Our interview with Kevin Pearce

Our interview with UK singer/songwriter Kevin Pearce.

Essex’s Kevin Pearce is a rising singer-songwriter blending new sounds with touching lyrics. His new single, “Jump”, finds Pearce experimenting with different soundscapes than the acoustic folk we’ve been used to. Pearce told us that his upcoming new album will explore these electronic sounds further, but will still contain several stripped down acoustic songs reminiscent of his early records. We reached Kevin Pearce at home:

Northern Transmissions: Your latest single, “Jump”, marks a departure from the straightforward acoustic folk of your previous releases. What let to you wanting to stretch your sound and boundaries on the track?

Kevin Pearce: It’s a bit of a departure from my last album in sound and approach. I’m pretty happy with the reception so far, it seems to be resonating with the old fans and gathering some new ones as well. I’ve been listening to a lot of electronic music, stuff like Aphex Twin, which inspired me to incorporate some more electric rhythms. On “Jump” I was really mixing around with drum machines and effects instead of taking my traditional song approach; I think it makes it sound a bit more futuristic.

NT: Do you think you used the technique to mask some personal lyrics as many songwriters do?

KP: I think in this case it wasn’t about masking anything, it was a more deliberate attempt to experiment with rhythms. I wrote a lot of this album with a “music first” approach and then worked the lyrics around those rhythmic soundscapes, which was very different compared to my previous records. The earlier records were more straightforward songwriter albums with a lot of a Neil Young influence. On this album I tried to stretch my palate and experiment with song form. You can’t overcomplicate things; I just focused on trying to create something different and I think I’ve achieved that.

NT: I’m assuming “Jump” is just a small taste of a new album coming out soon.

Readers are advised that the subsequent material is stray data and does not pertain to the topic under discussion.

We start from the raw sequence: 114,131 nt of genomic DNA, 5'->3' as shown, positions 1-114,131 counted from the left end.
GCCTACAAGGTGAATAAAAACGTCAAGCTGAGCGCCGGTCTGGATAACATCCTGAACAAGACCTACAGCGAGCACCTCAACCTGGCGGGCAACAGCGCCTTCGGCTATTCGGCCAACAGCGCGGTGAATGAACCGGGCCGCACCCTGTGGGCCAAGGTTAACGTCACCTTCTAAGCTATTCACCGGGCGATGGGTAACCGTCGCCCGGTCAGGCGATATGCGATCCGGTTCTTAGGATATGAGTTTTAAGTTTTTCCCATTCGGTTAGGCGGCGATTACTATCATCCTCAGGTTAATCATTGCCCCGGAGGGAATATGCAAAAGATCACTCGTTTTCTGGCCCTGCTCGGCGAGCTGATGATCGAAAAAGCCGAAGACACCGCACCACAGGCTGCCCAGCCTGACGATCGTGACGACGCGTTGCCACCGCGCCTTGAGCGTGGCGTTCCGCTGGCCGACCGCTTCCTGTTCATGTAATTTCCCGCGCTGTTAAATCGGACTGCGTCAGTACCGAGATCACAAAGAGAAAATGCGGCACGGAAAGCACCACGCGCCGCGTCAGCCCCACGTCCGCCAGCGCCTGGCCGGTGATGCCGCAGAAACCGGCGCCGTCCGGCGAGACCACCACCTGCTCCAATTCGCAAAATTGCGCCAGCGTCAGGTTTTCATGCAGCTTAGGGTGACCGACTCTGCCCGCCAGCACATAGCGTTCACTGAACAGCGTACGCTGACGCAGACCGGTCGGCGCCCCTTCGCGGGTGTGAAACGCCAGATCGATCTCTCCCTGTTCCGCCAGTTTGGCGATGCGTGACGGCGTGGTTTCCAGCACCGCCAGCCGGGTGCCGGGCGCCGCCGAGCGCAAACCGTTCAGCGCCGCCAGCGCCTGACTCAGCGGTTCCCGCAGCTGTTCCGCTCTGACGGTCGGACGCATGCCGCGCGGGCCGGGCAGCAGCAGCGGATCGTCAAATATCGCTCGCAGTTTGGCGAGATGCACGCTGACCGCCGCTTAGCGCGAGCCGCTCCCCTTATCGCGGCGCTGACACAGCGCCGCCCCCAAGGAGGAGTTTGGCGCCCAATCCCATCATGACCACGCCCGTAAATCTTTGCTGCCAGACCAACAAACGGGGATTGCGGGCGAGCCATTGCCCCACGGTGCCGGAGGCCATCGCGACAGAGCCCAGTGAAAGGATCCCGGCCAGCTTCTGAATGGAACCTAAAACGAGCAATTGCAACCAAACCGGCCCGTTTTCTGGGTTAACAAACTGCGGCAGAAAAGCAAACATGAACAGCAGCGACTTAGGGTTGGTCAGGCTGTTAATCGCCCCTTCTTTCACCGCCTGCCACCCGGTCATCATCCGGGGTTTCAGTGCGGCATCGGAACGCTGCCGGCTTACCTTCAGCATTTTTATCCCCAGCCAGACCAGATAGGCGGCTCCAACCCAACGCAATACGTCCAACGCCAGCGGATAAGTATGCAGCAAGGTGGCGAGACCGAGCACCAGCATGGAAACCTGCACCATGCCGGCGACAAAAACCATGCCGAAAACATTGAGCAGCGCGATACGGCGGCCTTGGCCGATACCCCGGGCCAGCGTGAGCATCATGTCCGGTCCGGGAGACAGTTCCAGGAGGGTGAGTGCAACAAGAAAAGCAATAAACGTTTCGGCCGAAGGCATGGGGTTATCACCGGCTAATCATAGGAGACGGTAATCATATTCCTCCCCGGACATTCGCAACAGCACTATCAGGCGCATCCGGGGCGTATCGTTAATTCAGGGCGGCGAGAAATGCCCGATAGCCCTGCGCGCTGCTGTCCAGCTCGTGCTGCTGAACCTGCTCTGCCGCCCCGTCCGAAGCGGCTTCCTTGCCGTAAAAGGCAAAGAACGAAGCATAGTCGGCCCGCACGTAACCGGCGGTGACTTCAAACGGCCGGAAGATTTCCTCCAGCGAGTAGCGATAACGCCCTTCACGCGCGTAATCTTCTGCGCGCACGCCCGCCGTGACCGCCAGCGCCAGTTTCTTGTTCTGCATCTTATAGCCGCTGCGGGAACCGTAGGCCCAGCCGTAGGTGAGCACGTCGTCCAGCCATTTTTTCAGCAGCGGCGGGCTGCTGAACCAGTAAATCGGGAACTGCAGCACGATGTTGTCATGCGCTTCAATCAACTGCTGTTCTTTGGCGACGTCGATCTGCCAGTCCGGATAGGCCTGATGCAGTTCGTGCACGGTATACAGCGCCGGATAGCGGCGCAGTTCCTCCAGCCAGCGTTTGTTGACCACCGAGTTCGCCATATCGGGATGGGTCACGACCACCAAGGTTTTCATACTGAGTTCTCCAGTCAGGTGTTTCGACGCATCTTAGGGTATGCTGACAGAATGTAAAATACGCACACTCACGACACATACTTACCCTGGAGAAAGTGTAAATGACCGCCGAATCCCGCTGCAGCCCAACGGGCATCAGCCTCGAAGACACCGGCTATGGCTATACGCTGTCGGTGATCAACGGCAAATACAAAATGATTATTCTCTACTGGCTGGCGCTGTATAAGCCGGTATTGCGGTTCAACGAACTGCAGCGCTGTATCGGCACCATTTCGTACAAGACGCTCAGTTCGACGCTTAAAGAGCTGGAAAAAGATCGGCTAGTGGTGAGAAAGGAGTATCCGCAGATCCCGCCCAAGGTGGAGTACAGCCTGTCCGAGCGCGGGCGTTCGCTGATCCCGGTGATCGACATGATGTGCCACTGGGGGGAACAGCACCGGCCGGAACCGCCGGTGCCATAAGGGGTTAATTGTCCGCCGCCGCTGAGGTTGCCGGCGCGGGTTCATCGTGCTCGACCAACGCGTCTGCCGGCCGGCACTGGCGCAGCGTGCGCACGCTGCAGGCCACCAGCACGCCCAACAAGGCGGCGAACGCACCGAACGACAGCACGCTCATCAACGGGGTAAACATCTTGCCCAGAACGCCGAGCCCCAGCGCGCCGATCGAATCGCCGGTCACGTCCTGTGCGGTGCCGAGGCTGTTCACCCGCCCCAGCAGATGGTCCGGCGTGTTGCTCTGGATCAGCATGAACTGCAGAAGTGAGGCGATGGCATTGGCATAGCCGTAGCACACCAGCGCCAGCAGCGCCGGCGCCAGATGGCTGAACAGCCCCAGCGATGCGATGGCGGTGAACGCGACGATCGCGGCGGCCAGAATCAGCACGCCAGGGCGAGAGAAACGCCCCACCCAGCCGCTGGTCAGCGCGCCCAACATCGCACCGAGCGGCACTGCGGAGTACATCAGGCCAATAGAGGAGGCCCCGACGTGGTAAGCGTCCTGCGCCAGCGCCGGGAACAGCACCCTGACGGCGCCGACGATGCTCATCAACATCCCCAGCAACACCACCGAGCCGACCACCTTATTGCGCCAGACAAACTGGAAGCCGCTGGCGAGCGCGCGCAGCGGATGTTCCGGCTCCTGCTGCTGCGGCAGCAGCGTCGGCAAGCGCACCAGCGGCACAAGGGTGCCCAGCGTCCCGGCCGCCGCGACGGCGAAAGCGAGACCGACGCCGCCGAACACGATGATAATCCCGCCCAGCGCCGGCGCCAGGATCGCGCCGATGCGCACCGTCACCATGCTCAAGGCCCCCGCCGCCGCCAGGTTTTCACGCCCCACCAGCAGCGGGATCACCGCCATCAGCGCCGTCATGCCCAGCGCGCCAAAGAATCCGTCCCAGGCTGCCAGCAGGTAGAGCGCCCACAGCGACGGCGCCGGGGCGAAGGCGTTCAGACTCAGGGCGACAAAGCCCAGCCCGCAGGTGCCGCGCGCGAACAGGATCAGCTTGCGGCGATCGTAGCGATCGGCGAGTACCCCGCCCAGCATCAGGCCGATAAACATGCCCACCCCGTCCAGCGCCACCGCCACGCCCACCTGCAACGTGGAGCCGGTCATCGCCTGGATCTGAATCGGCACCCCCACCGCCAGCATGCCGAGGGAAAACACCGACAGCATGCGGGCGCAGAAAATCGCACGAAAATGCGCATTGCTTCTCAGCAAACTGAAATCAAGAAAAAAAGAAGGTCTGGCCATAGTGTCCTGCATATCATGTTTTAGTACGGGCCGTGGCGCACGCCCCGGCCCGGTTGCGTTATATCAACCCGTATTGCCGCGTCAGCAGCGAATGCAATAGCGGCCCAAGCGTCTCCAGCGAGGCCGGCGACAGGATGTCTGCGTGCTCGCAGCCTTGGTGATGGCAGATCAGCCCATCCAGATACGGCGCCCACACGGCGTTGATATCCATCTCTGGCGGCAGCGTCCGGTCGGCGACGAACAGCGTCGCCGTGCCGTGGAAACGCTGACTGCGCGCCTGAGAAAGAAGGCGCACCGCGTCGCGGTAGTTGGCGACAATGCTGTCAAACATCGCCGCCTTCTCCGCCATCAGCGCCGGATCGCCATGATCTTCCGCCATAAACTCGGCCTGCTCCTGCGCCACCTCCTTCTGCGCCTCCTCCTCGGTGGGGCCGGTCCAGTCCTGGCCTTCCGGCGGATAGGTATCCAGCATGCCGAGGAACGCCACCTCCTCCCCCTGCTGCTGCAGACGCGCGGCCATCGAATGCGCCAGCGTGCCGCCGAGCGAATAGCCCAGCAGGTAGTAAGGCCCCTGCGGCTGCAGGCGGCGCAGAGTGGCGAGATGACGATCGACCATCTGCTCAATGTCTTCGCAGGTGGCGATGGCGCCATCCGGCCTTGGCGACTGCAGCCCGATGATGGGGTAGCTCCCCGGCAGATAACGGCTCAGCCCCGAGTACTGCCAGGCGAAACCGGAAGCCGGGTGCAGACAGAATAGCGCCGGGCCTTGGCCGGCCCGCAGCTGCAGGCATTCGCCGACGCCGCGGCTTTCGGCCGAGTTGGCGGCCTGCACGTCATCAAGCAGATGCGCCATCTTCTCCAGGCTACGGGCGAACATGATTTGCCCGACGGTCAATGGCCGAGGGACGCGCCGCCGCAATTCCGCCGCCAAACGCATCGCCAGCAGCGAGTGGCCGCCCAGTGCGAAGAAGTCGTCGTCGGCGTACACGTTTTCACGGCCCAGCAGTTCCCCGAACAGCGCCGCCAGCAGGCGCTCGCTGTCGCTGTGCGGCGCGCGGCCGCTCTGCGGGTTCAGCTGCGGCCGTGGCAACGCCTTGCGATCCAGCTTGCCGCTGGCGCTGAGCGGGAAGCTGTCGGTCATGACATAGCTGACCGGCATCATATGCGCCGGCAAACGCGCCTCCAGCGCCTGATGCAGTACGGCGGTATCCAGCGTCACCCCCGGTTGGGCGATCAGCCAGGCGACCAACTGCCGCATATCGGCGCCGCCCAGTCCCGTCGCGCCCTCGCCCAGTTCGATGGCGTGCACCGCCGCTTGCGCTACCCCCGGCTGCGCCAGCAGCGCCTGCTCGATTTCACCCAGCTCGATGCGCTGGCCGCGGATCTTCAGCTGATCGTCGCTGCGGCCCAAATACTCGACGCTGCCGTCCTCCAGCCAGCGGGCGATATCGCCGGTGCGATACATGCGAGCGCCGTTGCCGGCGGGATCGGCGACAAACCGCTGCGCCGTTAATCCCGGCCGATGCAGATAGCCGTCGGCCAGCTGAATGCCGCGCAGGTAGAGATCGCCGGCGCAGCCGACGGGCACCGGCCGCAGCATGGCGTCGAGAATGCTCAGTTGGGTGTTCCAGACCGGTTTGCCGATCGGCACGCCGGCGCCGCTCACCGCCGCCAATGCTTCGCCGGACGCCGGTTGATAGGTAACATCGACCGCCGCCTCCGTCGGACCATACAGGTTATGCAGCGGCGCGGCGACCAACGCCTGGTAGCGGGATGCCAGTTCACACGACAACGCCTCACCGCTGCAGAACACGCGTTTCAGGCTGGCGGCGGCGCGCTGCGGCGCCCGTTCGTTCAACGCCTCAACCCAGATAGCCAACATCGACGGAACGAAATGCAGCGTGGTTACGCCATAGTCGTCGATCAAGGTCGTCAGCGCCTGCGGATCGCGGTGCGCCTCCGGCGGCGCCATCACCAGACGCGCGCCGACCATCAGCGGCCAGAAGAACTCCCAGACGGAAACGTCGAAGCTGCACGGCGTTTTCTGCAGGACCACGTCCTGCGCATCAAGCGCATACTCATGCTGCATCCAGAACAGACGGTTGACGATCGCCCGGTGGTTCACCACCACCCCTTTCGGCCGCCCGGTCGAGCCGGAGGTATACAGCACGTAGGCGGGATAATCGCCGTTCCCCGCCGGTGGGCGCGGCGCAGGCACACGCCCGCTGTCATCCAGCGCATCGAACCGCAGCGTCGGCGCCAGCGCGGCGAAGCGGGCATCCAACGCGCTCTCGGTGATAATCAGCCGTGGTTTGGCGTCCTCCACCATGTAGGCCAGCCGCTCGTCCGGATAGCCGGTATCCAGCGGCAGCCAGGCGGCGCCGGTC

KP: Yeah, it will probably be out in Spring 2017, but there will be a couple other songs released before that. The album’s all finished and ready to go, but we’re gonna release a couple songs at a time before to give people a taste of what to expect.

NT: How have you seen yourself develop form 2011’s Pocket Handkerchief Lane until now? Do you think the Kevin Pearce we’ll hear on the new album is more the artist you’ve wanted to be?

KP: I think this album is the sound that I’ve been trying to get to. I’m still proud of the other records, but I was kind of paving my way to finding an identity, and this album is really just all me with a couple musicians here and there. I had a goal at the beginning for what I set out to do, and I think to this point it’s my strongest work. I think if I didn’t improve I wouldn’t play music anymore, but as long as I’m improving record by record I’ll continue.

NT: Are there any overriding themes that seep through on the new album?

KP: Yeah I wrote quite a lot about contemporary issues, especially about the political climate we’re in today. I tried to put my life in focus with what’s going on in the world today. We’re living in troubled times with Brexit and yesterday’s Trump victory… it just seems like this 2016 year has gone completely mad.

NT: The “Jump” music video has some pretty breathtaking scenery. Where were the shots in the music video filmed?

KP: I shot that in Norway during the summer. I was on a boat travelling around and shot quite a lot, then sort of integrated myself singing the track into the scenery afterwards. I found the images just really went well with the atmosphere of the song.

NT: I read that your dad’s record collection had a significant influence on your songwriting, specifically his Bob Dylan, Neil Young, and Leonard Cohen records. What’s something from each of these songwriters that you feel has influenced you and found its way into your own work?

KP: I like Neil Young’s “Harvest” album for its fragility; it felt like he was saying something but that it could all fall apart at any second. Neil Young’s albums all feel loose and not too polished, and I think his outlook on the recording process is something all artists can learn from. With Leonard Cohen I was really influenced lyrically… just the way his songs seem to be paintings made with words. You can always see these images when you listen to a Leonard Cohen song. And I guess with Bob Dylan I kind of was inspired by his rawness. He’s almost like the first rapper – the lyrics are pushed out fast and there’s an urgency to his songs, especially the early stuff back on the Whitmark demos.

NT: Can you share your favourite five albums with us?


Nick Drake – Pink Moon
Tim Buckley – Happy Sad
Jimi Hendrix – Are You Experienced?
Kraftwerk – Radio-Activity
Talk Talk – Spirit of Eden

Interview by Stewart Wiseman


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